They were meant to help isolated older adults during the pandemic. Now the robots are helping these nursing home residents form friendships.
It’s happy hour at The Fountains at Boca Ciega Bay, a St. Petersburg retirement community. Seven older adults circle around a table, red wine and sodas in hand.
On the countertop, lined up as if in a processional, sit a group of seven cats and dogs.
From a stone’s throw away, they look like stuffed animals.
But then one of the dogs, Buddy, turns his head and barks. A pale gray cat named Izzy rolls over on her back and says, “I love you.”
At the dawn of the pandemic, Florida employed an unlikely tool to help isolated older adults fight loneliness and memory loss: robot pets.
The state wasn’t alone — aging departments across the country bought electronic pets, which are formally known as Joy for All Companions and made by Ageless Innovation. But the Sunshine State was by far the biggest buyer, distributing more than 11,500 robotic pets over the last two years.
Today, with widely available and effective vaccines, many seniors have resumed normal social activities. But the robots may be here to stay.
At this nursing home, they’ve become a source of community.
“Brandi and Buddy are getting married in a month,” said Sue Quigley, 78, gesturing to the two robotic dogs flanking the pack. “One of the sweet high school kids who serves us dinner volunteered to be their wedding planner.”
“My dog, Irish, is the maid of honor,” said Mardy Cunningham, 73.
The happy hour, which happens daily at the Fountains, began a few years ago — residents Quigley, Jack Rickert and Vonda Catledge started it as an excuse to get out of their rooms.
But more people have joined, often with their own Joy for All pets, since the robots started coming to drinks last year.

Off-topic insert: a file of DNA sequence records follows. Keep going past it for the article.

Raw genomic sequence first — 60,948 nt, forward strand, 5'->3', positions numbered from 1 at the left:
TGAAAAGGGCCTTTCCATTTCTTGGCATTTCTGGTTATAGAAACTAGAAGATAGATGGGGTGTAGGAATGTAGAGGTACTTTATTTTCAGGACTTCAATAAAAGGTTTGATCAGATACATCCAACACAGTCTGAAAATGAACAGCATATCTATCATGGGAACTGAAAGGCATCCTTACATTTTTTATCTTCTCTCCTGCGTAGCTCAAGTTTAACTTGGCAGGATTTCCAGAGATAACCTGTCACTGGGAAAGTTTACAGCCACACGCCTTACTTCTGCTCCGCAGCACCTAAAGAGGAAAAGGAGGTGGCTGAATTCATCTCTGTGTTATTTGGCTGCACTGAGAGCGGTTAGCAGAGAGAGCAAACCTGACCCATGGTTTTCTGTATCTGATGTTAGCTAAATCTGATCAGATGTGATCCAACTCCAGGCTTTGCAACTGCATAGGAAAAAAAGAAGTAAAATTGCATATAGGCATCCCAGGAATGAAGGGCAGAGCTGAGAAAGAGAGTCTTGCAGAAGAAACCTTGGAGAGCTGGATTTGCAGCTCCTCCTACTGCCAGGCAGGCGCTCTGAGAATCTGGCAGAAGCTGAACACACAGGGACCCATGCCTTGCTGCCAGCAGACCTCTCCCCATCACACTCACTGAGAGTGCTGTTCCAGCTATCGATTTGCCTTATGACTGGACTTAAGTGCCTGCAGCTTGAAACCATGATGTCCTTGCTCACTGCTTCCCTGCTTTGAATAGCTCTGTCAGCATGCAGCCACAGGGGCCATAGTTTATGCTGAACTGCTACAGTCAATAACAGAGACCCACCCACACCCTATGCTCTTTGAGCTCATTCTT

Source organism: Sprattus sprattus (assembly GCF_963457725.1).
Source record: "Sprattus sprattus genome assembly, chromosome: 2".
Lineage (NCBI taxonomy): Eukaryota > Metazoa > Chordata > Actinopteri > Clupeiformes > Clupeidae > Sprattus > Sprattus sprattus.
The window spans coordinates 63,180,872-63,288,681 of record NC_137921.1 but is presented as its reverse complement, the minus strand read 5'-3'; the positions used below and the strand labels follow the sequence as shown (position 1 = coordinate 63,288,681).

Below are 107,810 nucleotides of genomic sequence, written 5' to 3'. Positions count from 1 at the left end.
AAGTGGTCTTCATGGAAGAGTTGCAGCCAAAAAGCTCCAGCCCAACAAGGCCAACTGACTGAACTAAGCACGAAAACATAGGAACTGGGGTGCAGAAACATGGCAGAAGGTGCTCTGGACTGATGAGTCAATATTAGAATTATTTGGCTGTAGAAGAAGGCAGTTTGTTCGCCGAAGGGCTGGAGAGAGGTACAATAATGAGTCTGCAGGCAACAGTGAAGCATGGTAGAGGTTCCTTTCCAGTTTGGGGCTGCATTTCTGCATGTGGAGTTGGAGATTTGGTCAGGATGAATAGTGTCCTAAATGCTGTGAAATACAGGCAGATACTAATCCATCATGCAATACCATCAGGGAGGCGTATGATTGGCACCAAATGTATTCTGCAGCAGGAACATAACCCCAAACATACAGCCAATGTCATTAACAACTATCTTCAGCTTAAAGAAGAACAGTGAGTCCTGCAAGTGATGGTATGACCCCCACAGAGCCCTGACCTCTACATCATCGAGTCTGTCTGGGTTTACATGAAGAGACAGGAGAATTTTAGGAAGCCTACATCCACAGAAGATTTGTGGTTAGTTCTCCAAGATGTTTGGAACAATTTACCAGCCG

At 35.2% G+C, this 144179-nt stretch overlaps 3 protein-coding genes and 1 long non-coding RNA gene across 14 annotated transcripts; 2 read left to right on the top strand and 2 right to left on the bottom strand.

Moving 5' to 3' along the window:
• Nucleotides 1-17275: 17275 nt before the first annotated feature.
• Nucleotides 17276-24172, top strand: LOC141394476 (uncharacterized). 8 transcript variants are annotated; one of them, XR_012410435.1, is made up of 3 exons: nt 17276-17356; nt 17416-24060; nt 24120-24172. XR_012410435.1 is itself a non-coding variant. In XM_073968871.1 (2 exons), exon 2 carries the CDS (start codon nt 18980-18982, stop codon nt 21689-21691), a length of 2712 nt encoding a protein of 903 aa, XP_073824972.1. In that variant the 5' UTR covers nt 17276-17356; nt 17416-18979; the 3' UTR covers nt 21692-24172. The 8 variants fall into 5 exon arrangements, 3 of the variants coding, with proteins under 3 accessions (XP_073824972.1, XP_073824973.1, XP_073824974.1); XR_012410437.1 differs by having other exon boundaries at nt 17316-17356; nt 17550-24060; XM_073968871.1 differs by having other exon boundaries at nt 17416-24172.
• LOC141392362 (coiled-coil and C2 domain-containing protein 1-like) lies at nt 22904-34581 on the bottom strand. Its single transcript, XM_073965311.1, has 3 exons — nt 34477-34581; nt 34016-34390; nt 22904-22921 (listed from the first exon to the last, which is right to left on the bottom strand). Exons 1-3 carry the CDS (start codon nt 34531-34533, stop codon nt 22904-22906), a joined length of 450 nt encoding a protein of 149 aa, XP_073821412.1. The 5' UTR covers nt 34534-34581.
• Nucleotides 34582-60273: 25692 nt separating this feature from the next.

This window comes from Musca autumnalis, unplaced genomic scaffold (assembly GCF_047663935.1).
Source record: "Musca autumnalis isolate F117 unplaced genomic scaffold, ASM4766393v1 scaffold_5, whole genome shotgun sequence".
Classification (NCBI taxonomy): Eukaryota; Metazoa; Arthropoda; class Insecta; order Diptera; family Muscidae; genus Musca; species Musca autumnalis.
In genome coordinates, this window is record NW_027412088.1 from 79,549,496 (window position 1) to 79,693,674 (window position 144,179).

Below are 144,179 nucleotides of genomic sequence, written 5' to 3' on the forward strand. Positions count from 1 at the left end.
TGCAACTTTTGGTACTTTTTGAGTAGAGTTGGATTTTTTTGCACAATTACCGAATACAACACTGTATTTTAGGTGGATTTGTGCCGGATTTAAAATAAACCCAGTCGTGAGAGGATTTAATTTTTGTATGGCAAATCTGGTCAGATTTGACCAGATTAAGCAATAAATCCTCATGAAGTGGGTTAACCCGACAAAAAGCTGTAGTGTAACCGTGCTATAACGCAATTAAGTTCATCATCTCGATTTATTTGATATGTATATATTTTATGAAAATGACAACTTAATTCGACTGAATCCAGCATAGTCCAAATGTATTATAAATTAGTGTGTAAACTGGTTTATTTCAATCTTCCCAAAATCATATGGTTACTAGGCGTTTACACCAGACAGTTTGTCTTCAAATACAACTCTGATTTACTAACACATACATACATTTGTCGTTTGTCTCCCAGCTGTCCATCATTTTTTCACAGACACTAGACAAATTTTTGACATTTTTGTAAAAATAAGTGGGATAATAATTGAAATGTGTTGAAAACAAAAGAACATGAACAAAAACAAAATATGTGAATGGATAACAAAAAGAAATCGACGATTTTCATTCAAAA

”After the dogs came along, people I didn’t know would come up and say, ‘Thank you so much for bringing joy to me,’” Quigley said.
Florida’s Department of Elder Affairs provided robotic cats and dogs — which typically cost about $130 each — for free to senior residents as part of the state’s pandemic response, according to agency spokesperson Sarah Stevenson. The state spent almost $1 million on the initiative, which ended in June.
It’s hard to avoid assigning sentience to the pets, several seniors said. They have a bit of a “Velveteen Rabbit” effect.
“A member of our happy hour group passed away a few months ago — seven or eight dogs came to the memorial service, including hers,” Quigley said. “They were so well-behaved! The animals looked at whoever was speaking, and they didn’t bark once.”
“You read things into them,” said Rickert, 96. “But it is surprising how well they respond to situations.”
Interactions with robotic companion pets have been linked to decreased feelings of loneliness and depression in seniors, multiple studies suggest.
Several found the pets reduced use of psychotropic medications and improved the mood of both dementia patients and their caregivers.
“If I could do it again, I would pay $130 easily for this dog,” Quigley said. “I know they were free, but I would pay double that.”